Friday, June 3, 2011

Bollywood Veggies

You can tell if the bananas of a particular tree are edible from the way the flower hangs

Above: Pisang Seribu also known as a thousand fingers.

Above: I once grew a papaya tree in my mum's backyard and it was fruitless for years. Turned out it was a male papaya tree !

Above: Consuming too much laksa leaves actually curbs one's sexual drive. Apparently, monks grow a lot of these when they can (according to the tour guide on the farm)

Above: The colouring of the blue pea flower is commonly used in Peranakan kuehs

Great thing about having a blog is knowing how it reflects one's state of mind, how inspired or uninspired you are. Well, the latter describes the state I'm in. Maybe the best way is to get back to basics. To the grounded reality of a a city. Bollywood Veggies is a 10 hectare farm in Kranji owned by a Singaporean couple who yearn for a paradise lost in Singapore and wanted to demonstrate the viability of land sustainability. From growing around 90% of its own food in the 1960's to less than 10% today, Singapore is almost completely reliant on imported food. With most people living in high rise flats, house plants are the closest most Singaporeans have to growing something green, much less vegetables, fruits and herbs.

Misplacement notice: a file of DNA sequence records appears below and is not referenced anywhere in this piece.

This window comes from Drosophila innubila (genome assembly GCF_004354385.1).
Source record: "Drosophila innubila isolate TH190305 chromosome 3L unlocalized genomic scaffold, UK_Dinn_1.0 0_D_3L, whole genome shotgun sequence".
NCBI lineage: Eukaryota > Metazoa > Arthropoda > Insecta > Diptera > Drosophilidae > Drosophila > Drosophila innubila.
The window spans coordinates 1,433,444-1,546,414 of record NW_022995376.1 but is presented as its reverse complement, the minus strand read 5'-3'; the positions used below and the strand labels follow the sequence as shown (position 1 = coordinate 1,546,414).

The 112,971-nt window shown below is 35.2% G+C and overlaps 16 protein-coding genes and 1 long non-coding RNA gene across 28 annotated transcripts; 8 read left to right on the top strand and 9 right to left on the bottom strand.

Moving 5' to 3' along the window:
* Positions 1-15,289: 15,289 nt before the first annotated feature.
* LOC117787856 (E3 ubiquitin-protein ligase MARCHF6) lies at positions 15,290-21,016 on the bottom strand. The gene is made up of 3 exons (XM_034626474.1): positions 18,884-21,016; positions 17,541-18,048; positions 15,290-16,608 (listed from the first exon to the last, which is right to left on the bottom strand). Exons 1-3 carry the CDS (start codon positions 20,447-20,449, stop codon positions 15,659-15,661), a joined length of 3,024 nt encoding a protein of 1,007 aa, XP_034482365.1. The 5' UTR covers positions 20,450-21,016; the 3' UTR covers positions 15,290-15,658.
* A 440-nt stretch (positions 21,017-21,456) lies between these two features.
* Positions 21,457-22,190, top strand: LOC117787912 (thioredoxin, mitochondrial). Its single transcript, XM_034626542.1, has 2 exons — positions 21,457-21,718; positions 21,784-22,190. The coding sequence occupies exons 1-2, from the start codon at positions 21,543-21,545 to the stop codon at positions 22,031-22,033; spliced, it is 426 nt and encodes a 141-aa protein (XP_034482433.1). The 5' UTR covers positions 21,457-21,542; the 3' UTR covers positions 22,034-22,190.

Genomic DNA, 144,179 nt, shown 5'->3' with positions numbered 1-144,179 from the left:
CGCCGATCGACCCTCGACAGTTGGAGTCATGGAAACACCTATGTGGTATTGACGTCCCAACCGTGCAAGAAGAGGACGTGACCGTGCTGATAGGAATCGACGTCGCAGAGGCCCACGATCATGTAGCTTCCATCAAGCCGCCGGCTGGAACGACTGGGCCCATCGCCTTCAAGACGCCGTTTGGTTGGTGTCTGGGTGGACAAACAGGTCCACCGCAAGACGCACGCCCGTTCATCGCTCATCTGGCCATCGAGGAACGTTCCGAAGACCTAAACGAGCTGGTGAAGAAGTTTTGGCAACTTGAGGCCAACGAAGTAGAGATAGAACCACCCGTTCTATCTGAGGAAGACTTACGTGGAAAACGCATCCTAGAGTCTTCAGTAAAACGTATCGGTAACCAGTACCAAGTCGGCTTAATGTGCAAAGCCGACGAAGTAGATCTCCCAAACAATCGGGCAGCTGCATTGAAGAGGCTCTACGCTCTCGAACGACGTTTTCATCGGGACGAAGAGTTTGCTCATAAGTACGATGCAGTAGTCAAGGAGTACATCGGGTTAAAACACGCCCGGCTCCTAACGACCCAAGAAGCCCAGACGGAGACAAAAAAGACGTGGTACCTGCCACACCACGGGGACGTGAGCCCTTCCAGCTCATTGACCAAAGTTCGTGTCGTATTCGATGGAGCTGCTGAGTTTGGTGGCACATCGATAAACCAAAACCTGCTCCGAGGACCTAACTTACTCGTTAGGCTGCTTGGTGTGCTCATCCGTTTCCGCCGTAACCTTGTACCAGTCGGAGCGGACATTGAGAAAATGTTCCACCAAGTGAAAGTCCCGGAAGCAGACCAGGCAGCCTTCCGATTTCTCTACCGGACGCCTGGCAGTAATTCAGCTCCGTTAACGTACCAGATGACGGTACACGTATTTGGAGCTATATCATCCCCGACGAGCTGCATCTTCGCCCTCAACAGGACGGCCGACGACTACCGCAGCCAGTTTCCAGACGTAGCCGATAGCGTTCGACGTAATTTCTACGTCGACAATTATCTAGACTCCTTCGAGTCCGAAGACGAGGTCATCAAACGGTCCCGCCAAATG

Bollywood Veggies is like a sanctuary for stressed out urbanites to explore the unappreciated countryside. This is great for a Taurean like me who relishes parks, open spaces and nature. Was there for an office retreat, not exactly what you call destressing but it is good to get away. We were given a farm tour and I felt just like a school kid on an excursion again. There is a wide variety available from long beans, sweet potatoes, papayas, yams to more exotic ones that are hardly heard of these days as well as a large variety of banana species, even inedible ones distinguished from the edible ones by flowers that grow upwards.

Also on site was a quaint, air-con cafe called Poison Ivy, named after the owner which serves food from the supplies of the farm. And what was also fun was a little culinary adventure we had in the kitchen where we learnt to make masala egg sandwiches, sweet potato leaves omelette and green papaya salad. My favourite was the masala egg sandwich which was made using mayonnise, curry powder and chopped up laksa leaves, all mixed together with a little salt and poured over cut hard boiled eggs on a slice of bread. Toast the bread and voila, an exotic sandwich that is simply yummy.

Bollywood Veggies, somewhere a little different for Singaporeans , away from the ubiquitous malls in the city. Address : 100 Neo Tiew Road, Singapore 719026 Open Wed-Sun 9am-6pm

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